High levels of exposure to pesticides are positively associated with cardiovascular disease (CVD) incidence, research based on the Kuakini Honolulu Heart Program (HPP) suggests.
The longest longitudinal study of occupational pesticide exposure among more than 7500 Japanese-American men showed a significant association between incident CVD and pesticide exposure after 10 years of follow-up.
"The findings of this research provide insight into the harmful effects of pesticides on the cardiovascular system and confirm a positive association between high levels of pesticide exposure and CVD incidence," Zara K. Berg, PhD, Department of Complementary and Integrative Medicine, University of Hawaii at Manoa, Honolulu, and colleagues conclude.
The study was published in the October 1 issue of the Journal of the American Heart Association.
Nieca Goldberg, MD, NYU Center for Women's Health, New York City, who was not involved in the research, said "it raises an important question about something that is potentially an environmental hazard, like pesticides, and its link to cardiovascular disease."
Goldberg told theheart.org | Medscape Cardiology that "cardiovascular risk factors like high blood pressure, high cholesterol, and diabetes have been really tested and researched as the major risk factors for heart disease," but added, "I think studies like this are important because sometimes heart disease cannot be explained by the risk factors, the major risk factors," and so "people are continuing to look at other things that may in fact raise risk for heart disease."
Multiple studies using the Kuakini HPP have investigated the connection of various outcomes with occupational pesticide exposure, including mortality, cancer, and Parkinson disease, but have not yet evaluated the association between CVD incidence and occupational pesticide exposure, the authors write.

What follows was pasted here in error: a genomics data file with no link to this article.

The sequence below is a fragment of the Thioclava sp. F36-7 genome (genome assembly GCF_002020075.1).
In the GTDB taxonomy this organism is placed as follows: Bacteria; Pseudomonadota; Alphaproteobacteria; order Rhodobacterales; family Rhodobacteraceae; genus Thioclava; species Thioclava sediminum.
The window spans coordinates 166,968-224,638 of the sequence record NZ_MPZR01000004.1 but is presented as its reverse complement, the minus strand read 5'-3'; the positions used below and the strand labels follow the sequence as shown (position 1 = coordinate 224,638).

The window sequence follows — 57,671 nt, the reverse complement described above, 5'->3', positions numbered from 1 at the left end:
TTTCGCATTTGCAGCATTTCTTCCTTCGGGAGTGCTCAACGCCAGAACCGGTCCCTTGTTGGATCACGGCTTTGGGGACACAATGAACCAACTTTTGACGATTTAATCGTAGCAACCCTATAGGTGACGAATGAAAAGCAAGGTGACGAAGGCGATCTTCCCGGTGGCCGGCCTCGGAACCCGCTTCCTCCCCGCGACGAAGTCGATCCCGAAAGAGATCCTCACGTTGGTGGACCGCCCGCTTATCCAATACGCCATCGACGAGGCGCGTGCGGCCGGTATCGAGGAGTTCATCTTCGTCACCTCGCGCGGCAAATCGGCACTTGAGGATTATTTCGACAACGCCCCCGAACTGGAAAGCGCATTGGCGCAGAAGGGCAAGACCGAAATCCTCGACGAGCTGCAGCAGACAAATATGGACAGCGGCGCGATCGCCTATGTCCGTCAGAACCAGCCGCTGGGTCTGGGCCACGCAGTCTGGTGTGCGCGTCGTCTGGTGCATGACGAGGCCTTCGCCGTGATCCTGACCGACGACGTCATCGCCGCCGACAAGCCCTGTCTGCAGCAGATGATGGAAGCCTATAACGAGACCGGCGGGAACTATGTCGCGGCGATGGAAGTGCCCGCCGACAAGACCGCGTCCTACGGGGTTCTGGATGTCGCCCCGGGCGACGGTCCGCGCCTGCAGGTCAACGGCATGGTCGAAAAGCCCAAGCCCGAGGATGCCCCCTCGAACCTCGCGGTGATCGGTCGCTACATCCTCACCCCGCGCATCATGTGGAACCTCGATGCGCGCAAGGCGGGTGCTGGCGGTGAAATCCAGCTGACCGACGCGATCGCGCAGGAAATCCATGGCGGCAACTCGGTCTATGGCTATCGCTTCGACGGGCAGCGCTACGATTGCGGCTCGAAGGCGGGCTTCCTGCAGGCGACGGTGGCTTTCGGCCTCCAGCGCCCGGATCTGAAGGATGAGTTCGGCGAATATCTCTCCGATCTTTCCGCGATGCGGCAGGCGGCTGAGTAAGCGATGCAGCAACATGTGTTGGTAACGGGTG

"Most previous studies examining occupational chemical exposure and cerebrovascular accident (CVA), coronary heart disease (CHD), and CVD have looked at CVD mortality only," they note.
Using data on this cohort of 7557 Japanese-American men between the ages of 45 and 68 years free from CVD at baseline from the Kuakini HPP, researchers used the Occupational Safety Health Administration exposure scale to assess the intensity level and length of exposure to pesticides for each occupation reported in the program. From this, four categories were defined: no exposure, low exposure, medium exposure, and high exposure.
Longitudinal follow-up, with data accessible for a 34-year span, was based on a hospital surveillance system, review of death records, periodic examinations, and an autopsy study to review incident cases of CHD, CVA, and CVD.
Covariate risk factors were measured at different phases of the study. These included age (years), systolic blood pressure (SBP), diastolic blood pressure (DBP), smoking, total cholesterol (mg/dL), triglycerides (mg/dL), physical activity, alcohol intake (oz/mo), glucose (mg/dL), body mass index (BMI), and education (high-school graduate). Education level, smoking, and alcohol consumption were self-reported.
The authors found those who developed incident CVD were significantly older, had higher levels of BMI, SBP, DBP, total cholesterol, triglycerides, nonfasting glucose, and smoking, and had significantly lower alcohol consumption. No associations with physical activity or education were found.
Pesticide exposure in the first 10 years of follow-up was significantly associated with CVD incidence, however, no significant association was found in follow-up periods >10 years, up to 34 years post exposure. The authors speculate that "other risk factors associated with aging may mask the effects of toxic pesticide exposure later in life."